Welcome back.

This week, the final post in a series of 5 covering chapter 4 of my book; the series starts here, and all the posts can be reached from the Archive page.

A bit of QuantLib news: I’ve created a branch for the 1.4 release in our GitHub repository. I’m not famous for estimating release dates correctly, but I’m aiming at the end of February.

And of course, you can still register for my Introduction to QuantLib Development course; it’s three days of presentations and exercises in London, and previous editions have been a nice experience for both me and the attendees.

Follow me on Twitter if you want to be notified of new posts, or add me to your circles, or subscribe via RSS: the buttons for that are in the footer. Also, make sure to check my Training page.

### Cash-flow analysis

After having generated one or more legs, we naturally want to analyze them. The library provides a number of commonly used functions such as NPV, basis-point sensitivity, yield, duration, and others. The functions are defined as static methods of a CashFlows class so that they do not take up generic names such as npv in the main QuantLib namespace; the same could have been done by defining them as free functions into an inner CashFlows namespace.

The functions themselves, being the implementation of well-known formulas, are not particularly interesting from a coding point of view; most of them are simple loops over the cash-flow sequence, like the npv function sketched in listing 4.13. What’s interesting is that, unlike npv, they might need to access information that is not provided by the generic CashFlow interface; or they might need to discriminate between different kinds of cash flows.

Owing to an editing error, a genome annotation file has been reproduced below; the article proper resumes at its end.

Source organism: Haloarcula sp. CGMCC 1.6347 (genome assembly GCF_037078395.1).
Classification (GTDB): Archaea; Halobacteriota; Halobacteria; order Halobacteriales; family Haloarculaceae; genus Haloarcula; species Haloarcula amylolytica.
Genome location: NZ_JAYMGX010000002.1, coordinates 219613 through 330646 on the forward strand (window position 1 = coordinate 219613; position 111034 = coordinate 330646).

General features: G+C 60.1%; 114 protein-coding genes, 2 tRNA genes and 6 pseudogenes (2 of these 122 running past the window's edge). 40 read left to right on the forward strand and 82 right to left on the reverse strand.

Listing 4.13: Sketch of the CashFlows::npv method.

One such function calculates the basis-point sensitivity of a leg. It needs to discriminate between coupons accruing a rate and other cash flows, since only the former contribute to the BPS. Then, it has to call the Coupon interface to obtain the data needed for the calculation.

Of course, this could be done by trying a dynamic_pointer_cast on each cash flow and adding terms to the result when the cast succeeds. However, casting is somewhat frowned upon in the high society of programming—especially so if we were to chain if clauses to discriminate between several cash-flow types.

Instead of explicit casts, we implemented the bps method by means of the Acyclic Visitor pattern [1]. Mind you, this was not an obvious choice. On the one hand, explicit casts can litter the code and make it less clear. On the other hand, the Visitor pattern is one of the most debated, and it’s definitely not a simple one. Depending on the function, either casts or a visitor might be the most convenient choice. My advice (which I’m going to disregard it in the very next paragraph) is to have a strong bias towards simplicity.

In the case of bps, casts might in fact have sufficed; the resulting code would have been something like

which is not that bad a violation of object-oriented principles—and, as you’ll see in a minute, is simpler than the visitor-based implementation. One reason why we chose to use a visitor was to use bps as an example for implementing more complex functions, for which casts would add too much scaffolding to the code. (Other reasons might have included glamour or overthinking—I know I’ve been guilty of them before. Nowadays, I’d probably use a simple cast. But I think that having an example is still reason enough to keep the current implementation.)

The implementation of the bps method is sketched in listing 4.14. For the time being, I’ll gloss over the mechanics of the Acyclic Visitor pattern (the details will be in a future post) and just describe the steps we’ve taken to use it.

Listing 4.14: Sketch of the CashFlows::bps method.

Our visitor—the BPSCalculator class—inherits from a few classes. The first is the AcyclicVisitor class, needed so that our class matches the interface of the CashFlow::accept method. The others are instantiation of the Visitor class template specifying what different kind of cash flows should be processed. Then, the class implements different overloads of a visit method. The overload taking a Coupon will be used for all cash-flows inheriting from such class, and will access its interface to calculate the term to add to the result. The overload taking a CashFlow does nothing and will be used as a fallback for all other cash flows.